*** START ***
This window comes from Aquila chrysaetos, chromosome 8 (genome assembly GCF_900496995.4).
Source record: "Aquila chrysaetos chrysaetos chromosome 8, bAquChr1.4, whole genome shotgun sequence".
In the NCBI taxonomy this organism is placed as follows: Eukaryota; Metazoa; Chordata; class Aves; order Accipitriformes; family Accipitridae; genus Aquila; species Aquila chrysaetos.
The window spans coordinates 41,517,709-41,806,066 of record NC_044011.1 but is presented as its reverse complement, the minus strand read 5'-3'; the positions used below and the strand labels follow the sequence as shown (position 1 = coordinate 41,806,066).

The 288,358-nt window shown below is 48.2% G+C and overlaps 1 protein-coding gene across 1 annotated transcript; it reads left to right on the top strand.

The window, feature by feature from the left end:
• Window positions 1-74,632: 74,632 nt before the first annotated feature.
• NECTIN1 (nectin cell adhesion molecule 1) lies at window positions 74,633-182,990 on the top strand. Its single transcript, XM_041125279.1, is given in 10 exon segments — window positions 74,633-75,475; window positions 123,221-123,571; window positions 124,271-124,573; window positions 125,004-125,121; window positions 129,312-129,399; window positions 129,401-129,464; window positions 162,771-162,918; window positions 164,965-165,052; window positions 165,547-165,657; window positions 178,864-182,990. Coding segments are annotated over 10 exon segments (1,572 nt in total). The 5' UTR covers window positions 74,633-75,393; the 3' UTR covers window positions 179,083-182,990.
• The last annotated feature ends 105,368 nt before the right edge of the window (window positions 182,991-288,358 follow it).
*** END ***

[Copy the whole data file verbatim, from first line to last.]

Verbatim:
This window comes from Aquila chrysaetos, chromosome 8 (genome assembly GCF_900496995.4).
Source record: "Aquila chrysaetos chrysaetos chromosome 8, bAquChr1.4, whole genome shotgun sequence".
In the NCBI taxonomy this organism is placed as follows: Eukaryota; Metazoa; Chordata; class Aves; order Accipitriformes; family Accipitridae; genus Aquila; species Aquila chrysaetos.
The window spans coordinates 41,517,709-41,806,066 of record NC_044011.1 but is presented as its reverse complement, the minus strand read 5'-3'; the positions used below and the strand labels follow the sequence as shown (position 1 = coordinate 41,806,066).

The 288,358-nt window shown below is 48.2% G+C and overlaps 1 protein-coding gene across 1 annotated transcript; it reads left to right on the top strand.

The window, feature by feature from the left end:
• Window positions 1-74,632: 74,632 nt before the first annotated feature.
• NECTIN1 (nectin cell adhesion molecule 1) lies at window positions 74,633-182,990 on the top strand. Its single transcript, XM_041125279.1, is given in 10 exon segments — window positions 74,633-75,475; window positions 123,221-123,571; window positions 124,271-124,573; window positions 125,004-125,121; window positions 129,312-129,399; window positions 129,401-129,464; window positions 162,771-162,918; window positions 164,965-165,052; window positions 165,547-165,657; window positions 178,864-182,990. Coding segments are annotated over 10 exon segments (1,572 nt in total). The 5' UTR covers window positions 74,633-75,393; the 3' UTR covers window positions 179,083-182,990.
• The last annotated feature ends 105,368 nt before the right edge of the window (window positions 182,991-288,358 follow it).